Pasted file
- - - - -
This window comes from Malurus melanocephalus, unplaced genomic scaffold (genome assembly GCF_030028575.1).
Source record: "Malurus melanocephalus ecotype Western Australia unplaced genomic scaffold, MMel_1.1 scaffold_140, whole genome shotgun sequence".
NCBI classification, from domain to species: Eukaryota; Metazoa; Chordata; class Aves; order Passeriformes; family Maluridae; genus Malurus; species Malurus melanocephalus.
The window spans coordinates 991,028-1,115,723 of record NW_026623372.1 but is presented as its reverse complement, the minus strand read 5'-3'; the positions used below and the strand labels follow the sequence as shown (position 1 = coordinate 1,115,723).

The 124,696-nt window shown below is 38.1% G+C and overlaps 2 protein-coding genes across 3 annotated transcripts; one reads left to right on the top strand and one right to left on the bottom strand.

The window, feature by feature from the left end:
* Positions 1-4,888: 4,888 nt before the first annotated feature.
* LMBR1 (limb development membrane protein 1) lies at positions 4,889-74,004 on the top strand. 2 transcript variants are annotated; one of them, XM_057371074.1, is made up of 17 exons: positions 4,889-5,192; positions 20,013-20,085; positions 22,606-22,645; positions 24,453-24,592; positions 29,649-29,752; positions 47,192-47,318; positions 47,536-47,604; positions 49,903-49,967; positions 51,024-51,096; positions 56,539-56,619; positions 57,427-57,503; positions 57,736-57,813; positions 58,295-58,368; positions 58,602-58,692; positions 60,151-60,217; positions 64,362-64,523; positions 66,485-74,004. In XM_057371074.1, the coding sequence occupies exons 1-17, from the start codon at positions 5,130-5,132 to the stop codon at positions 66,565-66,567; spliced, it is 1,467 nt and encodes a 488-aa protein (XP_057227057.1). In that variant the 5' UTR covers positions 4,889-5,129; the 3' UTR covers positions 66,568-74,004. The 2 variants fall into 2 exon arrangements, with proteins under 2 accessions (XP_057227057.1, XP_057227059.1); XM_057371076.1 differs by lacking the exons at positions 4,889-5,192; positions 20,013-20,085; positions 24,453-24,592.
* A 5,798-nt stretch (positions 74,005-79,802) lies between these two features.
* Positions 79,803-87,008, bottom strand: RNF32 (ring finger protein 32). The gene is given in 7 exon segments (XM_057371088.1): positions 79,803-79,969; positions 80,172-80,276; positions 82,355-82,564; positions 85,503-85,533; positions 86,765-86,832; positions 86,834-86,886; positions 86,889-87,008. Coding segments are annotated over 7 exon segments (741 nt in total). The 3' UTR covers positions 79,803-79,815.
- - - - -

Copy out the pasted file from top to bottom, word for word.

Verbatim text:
This window comes from Malurus melanocephalus, unplaced genomic scaffold (genome assembly GCF_030028575.1).
Source record: "Malurus melanocephalus ecotype Western Australia unplaced genomic scaffold, MMel_1.1 scaffold_140, whole genome shotgun sequence".
NCBI classification, from domain to species: Eukaryota; Metazoa; Chordata; class Aves; order Passeriformes; family Maluridae; genus Malurus; species Malurus melanocephalus.
The window spans coordinates 991,028-1,115,723 of record NW_026623372.1 but is presented as its reverse complement, the minus strand read 5'-3'; the positions used below and the strand labels follow the sequence as shown (position 1 = coordinate 1,115,723).

The 124,696-nt window shown below is 38.1% G+C and overlaps 2 protein-coding genes across 3 annotated transcripts; one reads left to right on the top strand and one right to left on the bottom strand.

The window, feature by feature from the left end:
* Positions 1-4,888: 4,888 nt before the first annotated feature.
* LMBR1 (limb development membrane protein 1) lies at positions 4,889-74,004 on the top strand. 2 transcript variants are annotated; one of them, XM_057371074.1, is made up of 17 exons: positions 4,889-5,192; positions 20,013-20,085; positions 22,606-22,645; positions 24,453-24,592; positions 29,649-29,752; positions 47,192-47,318; positions 47,536-47,604; positions 49,903-49,967; positions 51,024-51,096; positions 56,539-56,619; positions 57,427-57,503; positions 57,736-57,813; positions 58,295-58,368; positions 58,602-58,692; positions 60,151-60,217; positions 64,362-64,523; positions 66,485-74,004. In XM_057371074.1, the coding sequence occupies exons 1-17, from the start codon at positions 5,130-5,132 to the stop codon at positions 66,565-66,567; spliced, it is 1,467 nt and encodes a 488-aa protein (XP_057227057.1). In that variant the 5' UTR covers positions 4,889-5,129; the 3' UTR covers positions 66,568-74,004. The 2 variants fall into 2 exon arrangements, with proteins under 2 accessions (XP_057227057.1, XP_057227059.1); XM_057371076.1 differs by lacking the exons at positions 4,889-5,192; positions 20,013-20,085; positions 24,453-24,592.
* A 5,798-nt stretch (positions 74,005-79,802) lies between these two features.
* Positions 79,803-87,008, bottom strand: RNF32 (ring finger protein 32). The gene is given in 7 exon segments (XM_057371088.1): positions 79,803-79,969; positions 80,172-80,276; positions 82,355-82,564; positions 85,503-85,533; positions 86,765-86,832; positions 86,834-86,886; positions 86,889-87,008. Coding segments are annotated over 7 exon segments (741 nt in total). The 3' UTR covers positions 79,803-79,815.